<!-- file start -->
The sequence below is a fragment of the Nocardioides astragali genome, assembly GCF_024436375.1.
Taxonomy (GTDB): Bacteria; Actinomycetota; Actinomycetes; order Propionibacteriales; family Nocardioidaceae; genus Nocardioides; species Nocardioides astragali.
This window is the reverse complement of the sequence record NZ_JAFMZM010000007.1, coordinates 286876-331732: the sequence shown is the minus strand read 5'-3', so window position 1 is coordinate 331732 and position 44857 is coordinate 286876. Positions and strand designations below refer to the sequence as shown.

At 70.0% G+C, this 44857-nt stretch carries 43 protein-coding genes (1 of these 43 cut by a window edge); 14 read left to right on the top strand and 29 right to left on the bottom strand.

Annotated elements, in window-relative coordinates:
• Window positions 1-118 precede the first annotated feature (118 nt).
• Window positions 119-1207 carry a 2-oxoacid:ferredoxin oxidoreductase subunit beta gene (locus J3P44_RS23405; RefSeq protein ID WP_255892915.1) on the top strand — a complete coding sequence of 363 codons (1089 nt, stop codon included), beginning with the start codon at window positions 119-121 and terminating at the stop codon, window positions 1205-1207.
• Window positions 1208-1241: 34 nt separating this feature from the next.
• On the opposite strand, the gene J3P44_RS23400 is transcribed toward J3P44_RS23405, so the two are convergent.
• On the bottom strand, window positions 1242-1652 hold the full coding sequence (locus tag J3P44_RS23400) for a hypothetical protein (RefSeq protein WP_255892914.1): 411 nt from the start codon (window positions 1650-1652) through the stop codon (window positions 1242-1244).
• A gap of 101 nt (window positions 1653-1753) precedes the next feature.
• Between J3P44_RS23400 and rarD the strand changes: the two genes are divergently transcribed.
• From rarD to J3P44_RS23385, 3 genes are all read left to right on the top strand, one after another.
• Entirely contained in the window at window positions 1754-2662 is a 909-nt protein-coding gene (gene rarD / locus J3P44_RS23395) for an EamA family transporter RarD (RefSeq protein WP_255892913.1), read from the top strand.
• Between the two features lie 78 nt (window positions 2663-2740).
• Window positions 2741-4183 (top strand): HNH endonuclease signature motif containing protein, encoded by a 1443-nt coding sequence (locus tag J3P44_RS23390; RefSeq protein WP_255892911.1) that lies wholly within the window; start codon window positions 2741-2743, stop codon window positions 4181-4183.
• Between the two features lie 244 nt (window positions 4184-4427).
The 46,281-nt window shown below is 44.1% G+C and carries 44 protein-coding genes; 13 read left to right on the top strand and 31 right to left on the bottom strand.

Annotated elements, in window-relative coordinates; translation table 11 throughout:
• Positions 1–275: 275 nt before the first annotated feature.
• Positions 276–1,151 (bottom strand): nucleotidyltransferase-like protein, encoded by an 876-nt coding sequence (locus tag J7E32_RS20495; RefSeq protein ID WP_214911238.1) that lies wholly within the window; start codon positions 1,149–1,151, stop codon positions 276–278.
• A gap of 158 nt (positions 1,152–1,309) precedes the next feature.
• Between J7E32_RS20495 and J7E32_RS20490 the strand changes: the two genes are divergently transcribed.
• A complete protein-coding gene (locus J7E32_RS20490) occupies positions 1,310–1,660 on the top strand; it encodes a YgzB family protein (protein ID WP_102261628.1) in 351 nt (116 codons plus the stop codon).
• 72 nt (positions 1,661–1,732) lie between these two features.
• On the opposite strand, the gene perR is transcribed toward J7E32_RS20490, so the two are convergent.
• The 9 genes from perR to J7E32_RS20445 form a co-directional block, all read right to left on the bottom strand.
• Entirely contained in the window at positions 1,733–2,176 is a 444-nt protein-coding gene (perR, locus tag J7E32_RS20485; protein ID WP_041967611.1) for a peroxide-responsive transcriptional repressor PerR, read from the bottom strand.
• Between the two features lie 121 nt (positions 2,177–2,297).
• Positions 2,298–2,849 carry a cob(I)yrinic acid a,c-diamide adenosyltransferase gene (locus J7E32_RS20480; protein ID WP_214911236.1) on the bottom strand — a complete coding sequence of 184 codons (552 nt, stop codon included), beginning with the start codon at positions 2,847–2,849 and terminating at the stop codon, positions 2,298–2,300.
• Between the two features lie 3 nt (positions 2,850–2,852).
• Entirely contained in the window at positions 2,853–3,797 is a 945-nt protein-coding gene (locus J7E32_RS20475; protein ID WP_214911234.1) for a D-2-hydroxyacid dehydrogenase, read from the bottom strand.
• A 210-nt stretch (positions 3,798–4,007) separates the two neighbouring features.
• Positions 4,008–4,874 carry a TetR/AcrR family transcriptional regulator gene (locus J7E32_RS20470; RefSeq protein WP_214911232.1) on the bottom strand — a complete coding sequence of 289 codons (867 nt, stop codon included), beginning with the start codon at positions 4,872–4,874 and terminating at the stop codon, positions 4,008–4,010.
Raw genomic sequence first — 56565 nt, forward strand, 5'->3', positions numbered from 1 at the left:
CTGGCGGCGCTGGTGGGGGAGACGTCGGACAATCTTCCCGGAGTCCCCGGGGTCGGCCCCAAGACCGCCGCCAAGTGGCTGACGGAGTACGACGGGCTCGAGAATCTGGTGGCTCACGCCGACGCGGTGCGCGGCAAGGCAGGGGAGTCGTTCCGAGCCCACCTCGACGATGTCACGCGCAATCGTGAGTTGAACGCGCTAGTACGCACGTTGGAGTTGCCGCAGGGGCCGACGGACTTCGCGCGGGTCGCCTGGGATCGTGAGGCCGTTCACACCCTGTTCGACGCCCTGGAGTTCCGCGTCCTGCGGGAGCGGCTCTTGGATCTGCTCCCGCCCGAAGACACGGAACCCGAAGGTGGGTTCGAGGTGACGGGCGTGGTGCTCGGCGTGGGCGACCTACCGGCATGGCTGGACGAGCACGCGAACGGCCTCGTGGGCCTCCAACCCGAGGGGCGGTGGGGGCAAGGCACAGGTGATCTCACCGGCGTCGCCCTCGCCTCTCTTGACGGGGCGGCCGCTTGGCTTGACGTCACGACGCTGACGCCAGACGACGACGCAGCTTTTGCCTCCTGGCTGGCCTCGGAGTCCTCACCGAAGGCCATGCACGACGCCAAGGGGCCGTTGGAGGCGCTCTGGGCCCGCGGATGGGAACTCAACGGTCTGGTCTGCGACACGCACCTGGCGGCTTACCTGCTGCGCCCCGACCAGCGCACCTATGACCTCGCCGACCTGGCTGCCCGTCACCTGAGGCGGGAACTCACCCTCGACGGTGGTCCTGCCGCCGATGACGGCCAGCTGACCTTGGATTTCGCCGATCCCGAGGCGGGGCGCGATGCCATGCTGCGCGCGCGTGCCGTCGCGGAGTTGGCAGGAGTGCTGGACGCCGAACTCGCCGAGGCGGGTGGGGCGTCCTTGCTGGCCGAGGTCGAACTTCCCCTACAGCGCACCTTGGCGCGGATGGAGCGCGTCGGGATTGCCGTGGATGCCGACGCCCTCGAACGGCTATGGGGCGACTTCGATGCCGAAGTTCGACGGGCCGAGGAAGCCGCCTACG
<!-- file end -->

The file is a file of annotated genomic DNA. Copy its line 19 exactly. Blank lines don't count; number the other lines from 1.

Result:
Annotated elements, in window-relative coordinates; translation table 11 throughout: